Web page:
European Parliament groups say Covid money should be withheld amid warning of ‘Polexit’ danger
A move by the Polish government to secure legal supremacy over the EU is delaying the country’s receipt of tens of billions of euros in Covid recovery funding intended for investment in areas including R&D, and in an extreme scenario could cause Poland to leave the bloc, politicians have warned.
On 7 October a Polish court ruled that the country’s constitution has primacy over EU law in certain areas, in response to a challenge brought by prime minister Mateusz Morawiecki. The ruling has sent shockwaves through the EU and prompted calls for a tough response from the bloc.
The European Commission issued a statement saying the ruling by the Polish Constitutional Tribunal “raises serious concerns in relation to the primacy of EU law”. The Commission said it would analyse the ruling and decide what steps to take, warning it “will not hesitate to make use of its powers” to safeguard law in the union.
Polish government spokesman Piotr Müller wrote on Twitter: “It should be clearly emphasised that Poland—on the principles set out in the Constitution of the Republic of Poland—respects the applicable norms of EU law to the extent that they have been established in areas explicitly and expressly provided for in EU treaties.”
But the largest political group in the European Parliament, the European People’s Party Group, warned that Poland’s governing Law and Justice party was “pushing Poland on the road to Polexit”—an exit from the EU. MEP Jeroen Lenaers, an EPP Group spokesman, said the EU should withhold funding from Poland until the situation is resolved.
“EU member states must not stand by idly when the rule of law continues to be dismantled by the Polish government. Neither can the European Commission. Our money can’t finance the governments which mock and negate our jointly-agreed rules,” Lenaers said.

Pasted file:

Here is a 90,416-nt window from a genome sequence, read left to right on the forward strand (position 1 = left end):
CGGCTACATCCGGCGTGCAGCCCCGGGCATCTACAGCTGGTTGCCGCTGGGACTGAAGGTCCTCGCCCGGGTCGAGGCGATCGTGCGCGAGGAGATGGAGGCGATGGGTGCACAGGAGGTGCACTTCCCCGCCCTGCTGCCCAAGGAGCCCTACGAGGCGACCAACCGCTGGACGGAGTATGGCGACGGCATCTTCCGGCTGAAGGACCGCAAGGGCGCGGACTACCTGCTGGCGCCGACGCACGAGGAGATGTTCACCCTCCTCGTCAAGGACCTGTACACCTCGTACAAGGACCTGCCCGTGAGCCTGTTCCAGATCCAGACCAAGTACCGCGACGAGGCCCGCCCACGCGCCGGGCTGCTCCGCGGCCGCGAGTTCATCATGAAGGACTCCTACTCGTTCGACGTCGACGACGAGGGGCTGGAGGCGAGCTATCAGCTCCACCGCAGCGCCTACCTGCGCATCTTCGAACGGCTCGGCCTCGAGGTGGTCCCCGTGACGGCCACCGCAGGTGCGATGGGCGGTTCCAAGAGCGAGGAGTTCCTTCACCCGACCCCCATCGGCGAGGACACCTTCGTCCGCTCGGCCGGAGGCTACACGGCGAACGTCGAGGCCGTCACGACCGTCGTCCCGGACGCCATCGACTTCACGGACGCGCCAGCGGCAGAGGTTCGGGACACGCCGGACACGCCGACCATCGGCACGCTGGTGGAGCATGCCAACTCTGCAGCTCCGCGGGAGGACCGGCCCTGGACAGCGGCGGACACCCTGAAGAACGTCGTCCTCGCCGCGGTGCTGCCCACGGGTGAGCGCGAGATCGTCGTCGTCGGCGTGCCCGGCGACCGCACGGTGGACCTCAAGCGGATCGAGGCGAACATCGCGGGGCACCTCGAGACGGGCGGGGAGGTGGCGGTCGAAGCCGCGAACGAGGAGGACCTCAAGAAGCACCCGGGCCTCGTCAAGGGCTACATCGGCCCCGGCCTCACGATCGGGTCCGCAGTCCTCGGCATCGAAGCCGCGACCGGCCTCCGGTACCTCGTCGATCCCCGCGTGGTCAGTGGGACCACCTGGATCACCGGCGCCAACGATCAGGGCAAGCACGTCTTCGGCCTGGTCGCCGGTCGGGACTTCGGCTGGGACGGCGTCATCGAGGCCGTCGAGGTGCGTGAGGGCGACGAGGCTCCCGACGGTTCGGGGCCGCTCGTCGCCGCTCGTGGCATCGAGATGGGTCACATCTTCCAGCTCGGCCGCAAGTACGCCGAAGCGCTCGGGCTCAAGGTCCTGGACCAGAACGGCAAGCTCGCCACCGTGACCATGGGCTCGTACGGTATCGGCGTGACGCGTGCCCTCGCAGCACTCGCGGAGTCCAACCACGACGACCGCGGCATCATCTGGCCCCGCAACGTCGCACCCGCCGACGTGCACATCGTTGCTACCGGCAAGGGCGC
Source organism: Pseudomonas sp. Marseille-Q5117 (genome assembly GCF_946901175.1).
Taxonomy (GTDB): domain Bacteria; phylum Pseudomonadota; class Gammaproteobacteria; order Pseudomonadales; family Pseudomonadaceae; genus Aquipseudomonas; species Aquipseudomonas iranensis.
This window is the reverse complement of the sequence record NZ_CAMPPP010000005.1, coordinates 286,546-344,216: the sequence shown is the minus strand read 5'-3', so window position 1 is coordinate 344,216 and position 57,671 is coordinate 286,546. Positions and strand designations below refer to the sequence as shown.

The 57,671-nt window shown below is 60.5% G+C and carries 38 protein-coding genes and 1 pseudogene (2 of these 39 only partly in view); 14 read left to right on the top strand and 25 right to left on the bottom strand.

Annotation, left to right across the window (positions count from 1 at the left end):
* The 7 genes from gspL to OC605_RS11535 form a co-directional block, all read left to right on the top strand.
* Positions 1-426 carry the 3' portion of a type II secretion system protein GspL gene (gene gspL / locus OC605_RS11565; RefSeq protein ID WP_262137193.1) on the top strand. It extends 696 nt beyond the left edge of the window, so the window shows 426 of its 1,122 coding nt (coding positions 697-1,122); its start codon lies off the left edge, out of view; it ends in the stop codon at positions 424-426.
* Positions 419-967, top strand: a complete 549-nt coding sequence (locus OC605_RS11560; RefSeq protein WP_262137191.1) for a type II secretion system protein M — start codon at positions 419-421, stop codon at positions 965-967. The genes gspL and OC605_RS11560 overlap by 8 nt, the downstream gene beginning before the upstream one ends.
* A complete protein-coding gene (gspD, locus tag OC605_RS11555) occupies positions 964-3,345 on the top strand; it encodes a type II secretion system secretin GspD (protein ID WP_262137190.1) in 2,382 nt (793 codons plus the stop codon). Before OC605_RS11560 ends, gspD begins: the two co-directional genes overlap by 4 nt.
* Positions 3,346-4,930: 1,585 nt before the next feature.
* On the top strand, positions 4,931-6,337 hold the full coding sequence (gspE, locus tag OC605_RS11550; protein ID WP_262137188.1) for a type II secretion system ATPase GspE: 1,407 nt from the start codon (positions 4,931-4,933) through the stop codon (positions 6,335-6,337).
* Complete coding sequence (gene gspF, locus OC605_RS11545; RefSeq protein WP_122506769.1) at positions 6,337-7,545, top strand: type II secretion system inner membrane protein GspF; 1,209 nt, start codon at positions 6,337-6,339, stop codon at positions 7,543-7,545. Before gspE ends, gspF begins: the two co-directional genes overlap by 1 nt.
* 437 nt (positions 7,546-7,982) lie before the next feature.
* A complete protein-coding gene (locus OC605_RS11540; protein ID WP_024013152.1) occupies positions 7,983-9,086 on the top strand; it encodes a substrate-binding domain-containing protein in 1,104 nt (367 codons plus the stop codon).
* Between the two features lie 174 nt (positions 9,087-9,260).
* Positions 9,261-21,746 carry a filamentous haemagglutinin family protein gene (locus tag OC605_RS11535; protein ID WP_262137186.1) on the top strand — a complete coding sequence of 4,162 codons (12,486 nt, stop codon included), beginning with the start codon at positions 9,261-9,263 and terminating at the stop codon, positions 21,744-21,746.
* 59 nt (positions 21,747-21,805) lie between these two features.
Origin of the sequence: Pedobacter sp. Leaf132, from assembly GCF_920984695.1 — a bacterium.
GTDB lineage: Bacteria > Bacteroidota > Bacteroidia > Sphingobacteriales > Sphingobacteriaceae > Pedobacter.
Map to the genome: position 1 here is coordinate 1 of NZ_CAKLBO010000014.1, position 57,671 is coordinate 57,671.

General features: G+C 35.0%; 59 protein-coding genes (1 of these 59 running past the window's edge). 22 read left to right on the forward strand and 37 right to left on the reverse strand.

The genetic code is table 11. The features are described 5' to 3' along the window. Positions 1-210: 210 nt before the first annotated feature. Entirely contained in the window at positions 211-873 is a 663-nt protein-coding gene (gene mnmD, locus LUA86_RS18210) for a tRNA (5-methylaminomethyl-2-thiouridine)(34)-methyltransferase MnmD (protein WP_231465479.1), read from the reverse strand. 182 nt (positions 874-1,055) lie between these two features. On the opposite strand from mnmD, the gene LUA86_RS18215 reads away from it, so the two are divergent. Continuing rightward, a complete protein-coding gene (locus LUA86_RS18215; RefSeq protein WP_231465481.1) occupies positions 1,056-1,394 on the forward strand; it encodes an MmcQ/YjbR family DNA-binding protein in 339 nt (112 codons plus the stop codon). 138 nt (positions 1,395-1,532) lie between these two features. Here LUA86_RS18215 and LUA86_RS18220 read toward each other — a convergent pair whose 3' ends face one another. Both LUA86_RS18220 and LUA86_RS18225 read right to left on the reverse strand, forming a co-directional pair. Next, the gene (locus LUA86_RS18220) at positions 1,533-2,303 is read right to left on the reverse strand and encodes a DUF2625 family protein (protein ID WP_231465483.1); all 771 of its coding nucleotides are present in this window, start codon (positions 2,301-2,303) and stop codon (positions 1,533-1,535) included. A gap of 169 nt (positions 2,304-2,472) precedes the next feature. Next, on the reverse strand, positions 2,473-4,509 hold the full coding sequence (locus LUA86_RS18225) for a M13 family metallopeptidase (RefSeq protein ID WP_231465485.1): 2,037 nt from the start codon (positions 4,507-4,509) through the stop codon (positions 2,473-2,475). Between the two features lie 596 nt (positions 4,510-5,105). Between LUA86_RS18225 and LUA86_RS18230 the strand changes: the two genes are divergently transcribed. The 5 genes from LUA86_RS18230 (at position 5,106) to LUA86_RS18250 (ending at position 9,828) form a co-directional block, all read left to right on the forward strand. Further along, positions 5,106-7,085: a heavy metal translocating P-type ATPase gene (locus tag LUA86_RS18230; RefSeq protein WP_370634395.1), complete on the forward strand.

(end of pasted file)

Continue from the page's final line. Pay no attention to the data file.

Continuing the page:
Approval of recovery plan delayed
During a parliamentary debate that same day, many MEPs said the Commission should not approve the plans of Poland or Hungary for their shares of the bloc’s €750 billion Covid-19 recovery fund—worth €36bn and €7.2bn respectively—until concerns about the rule of law in both countries have been laid to rest.
Following the ruling, the liberal Renew Europe Group, the Parliament’s third largest group, called on the Commission to “refrain from approving” Poland’s plan for its share of the fund “until it is certain that the EU’s fundamental values and laws are upheld in Poland”.
So far, 22 of 25 national plans for using the Covid recovery fund on investments and reforms have been approved by the Commission. Only the plans of Hungary, Poland and Sweden are awaiting approval. Bulgaria and the Netherlands have yet to submit plans.
Poland is one of many countries that intends to use part of its share of the fund for investments and reforms around research and innovation, with a focus on science-business collaboration.